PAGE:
I’m starting to think that her coffee will be way too cold if she doesn’t pour it soon. But I’m reluctant to try and slide a word in edgewise into her flowing narrative, in case it breaks the spell. I’m enjoying this torrent of language and the associated images of a rich, full life. When I look, I think that I can see some Maori influence in her amazing long black hair, so thick, dense and rich with a beautiful sheen. But Sloujetté isn’t any Maori name that I’m aware of. I think it’s Dutch? There hasn’t been any mention of a Mr Sloujetté in the story so far. I’m wondering if she really is of Pacific or Maori decent? If she has any secret hidden ‘tatoos’? But I’m too scarred to ask her to ‘Show us yer tats!’.
She just might!
She has perfected the art of removing her bra while sitting at table without adjusting any of her other clothing. She unclips it at the back and removes each shoulder strap from under her tea shirt, one at a time, while still talking, and without mentioning what she is in fact doing. Slowly, effortlessly, without drawing any attention to herself. Suddenly, the under-garment is in her lap and she sighs in relief as her marvellous breasts fall free. Later, she flips around to make a point and I have to duck, lest I loose an eye from one of those free swinging nipples under her T shirt, bouncing around like a sack full of puppies.
There was a brief episode in a Buddhist retreat and a quiet reflective mood comes over her. She reflects on her love of drawing and the inner calm of mindfulness and its relationship to good draftsmanship. There are deep connections to be followed through with, but she digresses with a few bars of her life with a jazz and blues musician and the few bars that they frequented together in their time. Drunken nights and lost days. Blue notes and a miss-placed G string.
Her story then remembers a summer of lovemaking in an apple orchard. The season is heading into summer and the giving is easy. She kneels to please him, But one swallow doesn’t make a summer. She’s living with the orchardists son in a little batch up-back. The orchardist’s bee-keeping neighbour went on to conquer the tallest summit and got a step named after him, while the tall orchardist father stayed home, because he couldn’t leave the farm, his ageing parents or even raise enough money to make the trip. Her very tall orchardist, so tall that he didn’t use a ladder to pick the fruit, most of the time, loves her for loving him and wants her to stay, She recalls all the hard work and the sore muscles, long soaking baths in a big wooden tub out in the field with an amazing view down over the valley. A wood fired, cast iron stove, fired on the prunings and apple cobblers after dinner with Edmonds agar custard. She stayed on after the summer for the harvest, but couldn’t stand the cold and cut free before the winter pruning, she leaves and follows the sun. Later, she eventually ends up walking to base camp as a right of passage. Maybe she could have gone further if the times had been different, but that was then and those were the times.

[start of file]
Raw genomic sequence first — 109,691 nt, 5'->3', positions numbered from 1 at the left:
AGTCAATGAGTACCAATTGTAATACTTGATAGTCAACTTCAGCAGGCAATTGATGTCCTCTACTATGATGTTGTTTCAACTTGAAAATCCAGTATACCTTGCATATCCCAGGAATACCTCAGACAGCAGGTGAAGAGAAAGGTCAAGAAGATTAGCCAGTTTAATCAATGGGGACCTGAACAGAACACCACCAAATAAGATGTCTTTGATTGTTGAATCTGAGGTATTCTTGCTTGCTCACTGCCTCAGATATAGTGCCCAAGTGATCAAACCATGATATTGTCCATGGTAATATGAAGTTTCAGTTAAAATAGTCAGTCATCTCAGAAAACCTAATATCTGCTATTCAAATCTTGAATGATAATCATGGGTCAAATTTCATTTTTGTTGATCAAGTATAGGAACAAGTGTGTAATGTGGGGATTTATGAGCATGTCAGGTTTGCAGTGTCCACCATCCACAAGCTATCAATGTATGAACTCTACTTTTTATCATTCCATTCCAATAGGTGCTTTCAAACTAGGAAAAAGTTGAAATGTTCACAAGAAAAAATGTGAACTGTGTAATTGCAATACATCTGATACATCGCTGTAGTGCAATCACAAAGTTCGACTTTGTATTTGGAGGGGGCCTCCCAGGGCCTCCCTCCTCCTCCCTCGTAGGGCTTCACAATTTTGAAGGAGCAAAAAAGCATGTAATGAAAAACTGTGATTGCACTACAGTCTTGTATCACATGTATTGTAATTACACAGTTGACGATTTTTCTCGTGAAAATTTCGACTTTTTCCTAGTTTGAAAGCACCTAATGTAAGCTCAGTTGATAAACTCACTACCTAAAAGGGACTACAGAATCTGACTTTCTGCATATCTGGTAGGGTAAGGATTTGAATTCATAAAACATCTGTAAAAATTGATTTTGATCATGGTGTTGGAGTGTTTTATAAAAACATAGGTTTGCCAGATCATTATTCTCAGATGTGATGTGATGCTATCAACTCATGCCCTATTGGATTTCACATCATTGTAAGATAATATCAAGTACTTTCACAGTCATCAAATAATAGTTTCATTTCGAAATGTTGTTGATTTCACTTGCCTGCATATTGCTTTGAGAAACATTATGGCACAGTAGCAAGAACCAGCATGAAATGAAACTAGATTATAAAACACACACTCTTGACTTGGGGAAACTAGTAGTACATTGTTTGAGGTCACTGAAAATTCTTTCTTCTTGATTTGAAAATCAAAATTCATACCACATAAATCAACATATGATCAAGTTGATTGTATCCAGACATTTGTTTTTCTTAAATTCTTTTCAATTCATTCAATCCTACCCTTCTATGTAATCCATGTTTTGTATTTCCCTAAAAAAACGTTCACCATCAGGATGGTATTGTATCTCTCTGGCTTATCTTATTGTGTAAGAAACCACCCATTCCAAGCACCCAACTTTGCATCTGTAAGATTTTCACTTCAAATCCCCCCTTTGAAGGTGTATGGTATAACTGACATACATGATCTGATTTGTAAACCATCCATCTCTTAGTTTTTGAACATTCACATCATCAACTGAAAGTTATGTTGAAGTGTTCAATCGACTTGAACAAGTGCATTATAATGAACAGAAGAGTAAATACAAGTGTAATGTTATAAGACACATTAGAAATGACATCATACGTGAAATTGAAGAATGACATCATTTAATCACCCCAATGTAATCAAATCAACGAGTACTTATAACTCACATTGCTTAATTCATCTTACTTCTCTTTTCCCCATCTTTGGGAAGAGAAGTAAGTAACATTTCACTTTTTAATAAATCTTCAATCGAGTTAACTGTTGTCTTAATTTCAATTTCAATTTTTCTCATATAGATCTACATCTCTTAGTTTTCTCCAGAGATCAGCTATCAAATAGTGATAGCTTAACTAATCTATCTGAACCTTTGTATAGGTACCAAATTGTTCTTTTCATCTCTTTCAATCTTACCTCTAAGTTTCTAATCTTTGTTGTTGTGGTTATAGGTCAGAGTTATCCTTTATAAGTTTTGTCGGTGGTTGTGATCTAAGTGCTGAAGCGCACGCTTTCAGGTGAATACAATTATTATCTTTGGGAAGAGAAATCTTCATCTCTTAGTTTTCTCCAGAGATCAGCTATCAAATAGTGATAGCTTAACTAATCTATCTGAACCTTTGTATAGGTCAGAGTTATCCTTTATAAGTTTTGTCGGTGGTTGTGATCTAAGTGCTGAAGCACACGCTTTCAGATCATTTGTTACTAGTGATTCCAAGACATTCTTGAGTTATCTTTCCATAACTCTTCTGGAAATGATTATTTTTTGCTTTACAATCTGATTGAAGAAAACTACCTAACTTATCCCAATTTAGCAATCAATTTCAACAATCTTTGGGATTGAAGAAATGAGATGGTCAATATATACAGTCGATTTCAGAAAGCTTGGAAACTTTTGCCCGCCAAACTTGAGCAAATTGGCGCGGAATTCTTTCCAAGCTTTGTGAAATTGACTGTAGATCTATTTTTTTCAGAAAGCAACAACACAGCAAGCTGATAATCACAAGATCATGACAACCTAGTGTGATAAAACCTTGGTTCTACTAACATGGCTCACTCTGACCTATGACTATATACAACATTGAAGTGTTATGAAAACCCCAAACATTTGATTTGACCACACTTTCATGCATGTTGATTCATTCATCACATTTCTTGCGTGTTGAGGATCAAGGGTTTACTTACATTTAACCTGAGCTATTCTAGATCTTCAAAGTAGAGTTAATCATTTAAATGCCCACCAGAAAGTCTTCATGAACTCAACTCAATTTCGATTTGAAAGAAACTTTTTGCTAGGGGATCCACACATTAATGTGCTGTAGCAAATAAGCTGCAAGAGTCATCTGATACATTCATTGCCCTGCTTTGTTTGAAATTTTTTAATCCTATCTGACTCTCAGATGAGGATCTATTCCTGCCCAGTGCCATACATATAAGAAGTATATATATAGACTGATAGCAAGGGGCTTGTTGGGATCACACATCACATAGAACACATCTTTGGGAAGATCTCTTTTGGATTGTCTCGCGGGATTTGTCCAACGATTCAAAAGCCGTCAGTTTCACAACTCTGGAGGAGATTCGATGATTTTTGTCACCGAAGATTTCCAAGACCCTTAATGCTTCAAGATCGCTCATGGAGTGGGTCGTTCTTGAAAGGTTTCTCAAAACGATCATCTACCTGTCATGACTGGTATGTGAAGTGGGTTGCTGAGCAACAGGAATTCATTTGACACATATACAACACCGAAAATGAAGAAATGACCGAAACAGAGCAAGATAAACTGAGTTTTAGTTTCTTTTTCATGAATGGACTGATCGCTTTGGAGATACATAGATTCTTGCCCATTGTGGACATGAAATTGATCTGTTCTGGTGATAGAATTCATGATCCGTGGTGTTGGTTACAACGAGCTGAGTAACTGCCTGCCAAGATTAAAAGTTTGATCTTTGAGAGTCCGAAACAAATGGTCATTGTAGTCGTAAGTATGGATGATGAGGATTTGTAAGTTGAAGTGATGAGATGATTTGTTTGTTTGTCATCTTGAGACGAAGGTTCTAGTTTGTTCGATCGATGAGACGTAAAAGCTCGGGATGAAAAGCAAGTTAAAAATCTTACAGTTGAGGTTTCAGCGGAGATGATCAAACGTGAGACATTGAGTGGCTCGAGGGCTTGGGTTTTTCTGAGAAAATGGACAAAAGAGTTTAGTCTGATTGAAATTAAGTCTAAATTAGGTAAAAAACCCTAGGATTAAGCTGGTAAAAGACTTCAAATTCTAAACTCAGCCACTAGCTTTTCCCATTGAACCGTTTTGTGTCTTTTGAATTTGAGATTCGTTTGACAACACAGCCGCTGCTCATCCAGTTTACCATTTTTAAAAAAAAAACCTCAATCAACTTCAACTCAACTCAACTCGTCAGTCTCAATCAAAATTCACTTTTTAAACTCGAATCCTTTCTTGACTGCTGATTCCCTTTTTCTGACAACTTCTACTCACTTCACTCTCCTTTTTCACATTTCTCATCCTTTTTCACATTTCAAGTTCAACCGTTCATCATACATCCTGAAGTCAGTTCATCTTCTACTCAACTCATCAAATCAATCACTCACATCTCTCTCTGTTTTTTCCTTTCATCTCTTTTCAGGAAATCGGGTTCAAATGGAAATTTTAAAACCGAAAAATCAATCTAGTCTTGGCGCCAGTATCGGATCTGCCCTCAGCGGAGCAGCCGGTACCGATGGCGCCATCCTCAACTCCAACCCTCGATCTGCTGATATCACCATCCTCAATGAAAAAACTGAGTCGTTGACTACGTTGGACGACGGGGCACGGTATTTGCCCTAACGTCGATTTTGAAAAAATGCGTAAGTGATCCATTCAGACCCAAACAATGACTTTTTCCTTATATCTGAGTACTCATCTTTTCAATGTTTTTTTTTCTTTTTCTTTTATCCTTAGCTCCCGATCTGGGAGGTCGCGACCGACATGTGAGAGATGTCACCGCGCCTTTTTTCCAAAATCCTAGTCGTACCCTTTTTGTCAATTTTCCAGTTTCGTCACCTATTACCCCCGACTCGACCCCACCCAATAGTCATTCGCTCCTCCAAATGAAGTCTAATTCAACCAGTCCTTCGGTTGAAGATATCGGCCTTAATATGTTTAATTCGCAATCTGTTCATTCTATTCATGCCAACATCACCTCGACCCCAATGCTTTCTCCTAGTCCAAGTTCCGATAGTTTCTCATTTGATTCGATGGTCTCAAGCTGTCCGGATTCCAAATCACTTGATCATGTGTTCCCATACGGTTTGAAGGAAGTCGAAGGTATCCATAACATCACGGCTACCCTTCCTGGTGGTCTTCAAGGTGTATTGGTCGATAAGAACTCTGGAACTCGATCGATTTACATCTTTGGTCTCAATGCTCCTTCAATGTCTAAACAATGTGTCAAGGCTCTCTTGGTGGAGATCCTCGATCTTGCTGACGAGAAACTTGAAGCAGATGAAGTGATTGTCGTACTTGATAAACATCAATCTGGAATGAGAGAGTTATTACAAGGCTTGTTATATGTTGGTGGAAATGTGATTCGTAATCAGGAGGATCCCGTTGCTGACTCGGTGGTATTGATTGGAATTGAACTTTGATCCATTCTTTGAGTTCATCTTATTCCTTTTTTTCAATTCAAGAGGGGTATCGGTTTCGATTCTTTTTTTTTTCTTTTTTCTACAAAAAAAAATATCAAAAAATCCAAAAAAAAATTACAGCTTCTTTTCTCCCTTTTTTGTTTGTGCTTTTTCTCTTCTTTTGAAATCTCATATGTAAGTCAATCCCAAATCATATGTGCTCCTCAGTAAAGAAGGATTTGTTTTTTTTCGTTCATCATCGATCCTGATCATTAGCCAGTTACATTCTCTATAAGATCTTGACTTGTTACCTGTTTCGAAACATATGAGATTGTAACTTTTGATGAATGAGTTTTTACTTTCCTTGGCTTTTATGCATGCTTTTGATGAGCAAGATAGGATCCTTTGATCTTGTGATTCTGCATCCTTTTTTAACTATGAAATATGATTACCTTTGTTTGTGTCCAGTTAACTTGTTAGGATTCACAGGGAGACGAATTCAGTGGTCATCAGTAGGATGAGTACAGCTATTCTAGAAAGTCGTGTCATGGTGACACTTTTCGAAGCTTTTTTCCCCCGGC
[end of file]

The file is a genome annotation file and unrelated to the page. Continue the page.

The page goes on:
As her story rises to its conclusion, she decides that the coffee is now just the right temperature and picks up the espresso machine, flips the lid open and drinks the straight short black directly from the percolator. Then, satisfied that I’ve taken it all in, she wanders back to bed to catch up on her sleep. “To sleep, perchance to dream, and there’s the rub, for in that sleep, what dreams may come?”
When I return from work, she is gone. The spell is broken and the only reminder of her ever having been here are the scorch marks on our lawn, where she did a bit of circle work with her ute before leaving.
It’s amazing how one visitor can fill your week.
Fond regards from the ever so boring ‘stay at home Steve’